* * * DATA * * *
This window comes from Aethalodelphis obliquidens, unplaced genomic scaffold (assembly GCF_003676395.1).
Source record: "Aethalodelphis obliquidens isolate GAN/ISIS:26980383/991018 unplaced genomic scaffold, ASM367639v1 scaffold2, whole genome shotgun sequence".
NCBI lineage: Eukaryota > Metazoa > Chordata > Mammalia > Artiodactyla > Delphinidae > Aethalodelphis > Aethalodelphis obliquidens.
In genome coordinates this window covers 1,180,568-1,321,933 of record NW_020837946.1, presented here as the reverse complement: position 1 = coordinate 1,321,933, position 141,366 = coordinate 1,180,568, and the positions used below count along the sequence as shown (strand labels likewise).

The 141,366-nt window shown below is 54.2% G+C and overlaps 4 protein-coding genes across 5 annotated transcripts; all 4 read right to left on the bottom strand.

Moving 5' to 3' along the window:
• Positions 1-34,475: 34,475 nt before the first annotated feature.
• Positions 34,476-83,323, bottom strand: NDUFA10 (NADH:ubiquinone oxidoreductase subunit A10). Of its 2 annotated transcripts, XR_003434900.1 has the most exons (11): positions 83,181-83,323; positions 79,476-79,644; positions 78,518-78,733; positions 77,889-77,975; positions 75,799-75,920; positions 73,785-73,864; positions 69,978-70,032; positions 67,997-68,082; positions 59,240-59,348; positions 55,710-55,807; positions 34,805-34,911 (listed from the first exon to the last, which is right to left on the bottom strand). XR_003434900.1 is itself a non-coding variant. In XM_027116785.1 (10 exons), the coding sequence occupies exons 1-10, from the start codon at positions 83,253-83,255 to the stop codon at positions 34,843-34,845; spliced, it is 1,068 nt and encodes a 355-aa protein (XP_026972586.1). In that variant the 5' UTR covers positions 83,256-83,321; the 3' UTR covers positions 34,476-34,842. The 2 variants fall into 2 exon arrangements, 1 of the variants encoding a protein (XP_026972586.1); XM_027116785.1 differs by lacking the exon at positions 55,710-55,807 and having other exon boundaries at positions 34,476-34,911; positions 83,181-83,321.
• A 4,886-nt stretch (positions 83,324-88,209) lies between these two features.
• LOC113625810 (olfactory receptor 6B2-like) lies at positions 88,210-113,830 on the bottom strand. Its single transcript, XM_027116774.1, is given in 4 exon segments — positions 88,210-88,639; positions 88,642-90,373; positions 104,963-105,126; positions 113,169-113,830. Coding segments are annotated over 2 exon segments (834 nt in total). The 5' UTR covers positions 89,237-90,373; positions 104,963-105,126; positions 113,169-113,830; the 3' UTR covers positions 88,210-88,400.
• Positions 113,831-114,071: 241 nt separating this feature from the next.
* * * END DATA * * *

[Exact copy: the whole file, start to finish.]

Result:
This window comes from Aethalodelphis obliquidens, unplaced genomic scaffold (assembly GCF_003676395.1).
Source record: "Aethalodelphis obliquidens isolate GAN/ISIS:26980383/991018 unplaced genomic scaffold, ASM367639v1 scaffold2, whole genome shotgun sequence".
NCBI lineage: Eukaryota > Metazoa > Chordata > Mammalia > Artiodactyla > Delphinidae > Aethalodelphis > Aethalodelphis obliquidens.
In genome coordinates this window covers 1,180,568-1,321,933 of record NW_020837946.1, presented here as the reverse complement: position 1 = coordinate 1,321,933, position 141,366 = coordinate 1,180,568, and the positions used below count along the sequence as shown (strand labels likewise).

The 141,366-nt window shown below is 54.2% G+C and overlaps 4 protein-coding genes across 5 annotated transcripts; all 4 read right to left on the bottom strand.

Moving 5' to 3' along the window:
• Positions 1-34,475: 34,475 nt before the first annotated feature.
• Positions 34,476-83,323, bottom strand: NDUFA10 (NADH:ubiquinone oxidoreductase subunit A10). Of its 2 annotated transcripts, XR_003434900.1 has the most exons (11): positions 83,181-83,323; positions 79,476-79,644; positions 78,518-78,733; positions 77,889-77,975; positions 75,799-75,920; positions 73,785-73,864; positions 69,978-70,032; positions 67,997-68,082; positions 59,240-59,348; positions 55,710-55,807; positions 34,805-34,911 (listed from the first exon to the last, which is right to left on the bottom strand). XR_003434900.1 is itself a non-coding variant. In XM_027116785.1 (10 exons), the coding sequence occupies exons 1-10, from the start codon at positions 83,253-83,255 to the stop codon at positions 34,843-34,845; spliced, it is 1,068 nt and encodes a 355-aa protein (XP_026972586.1). In that variant the 5' UTR covers positions 83,256-83,321; the 3' UTR covers positions 34,476-34,842. The 2 variants fall into 2 exon arrangements, 1 of the variants encoding a protein (XP_026972586.1); XM_027116785.1 differs by lacking the exon at positions 55,710-55,807 and having other exon boundaries at positions 34,476-34,911; positions 83,181-83,321.
• A 4,886-nt stretch (positions 83,324-88,209) lies between these two features.
• LOC113625810 (olfactory receptor 6B2-like) lies at positions 88,210-113,830 on the bottom strand. Its single transcript, XM_027116774.1, is given in 4 exon segments — positions 88,210-88,639; positions 88,642-90,373; positions 104,963-105,126; positions 113,169-113,830. Coding segments are annotated over 2 exon segments (834 nt in total). The 5' UTR covers positions 89,237-90,373; positions 104,963-105,126; positions 113,169-113,830; the 3' UTR covers positions 88,210-88,400.
• Positions 113,831-114,071: 241 nt separating this feature from the next.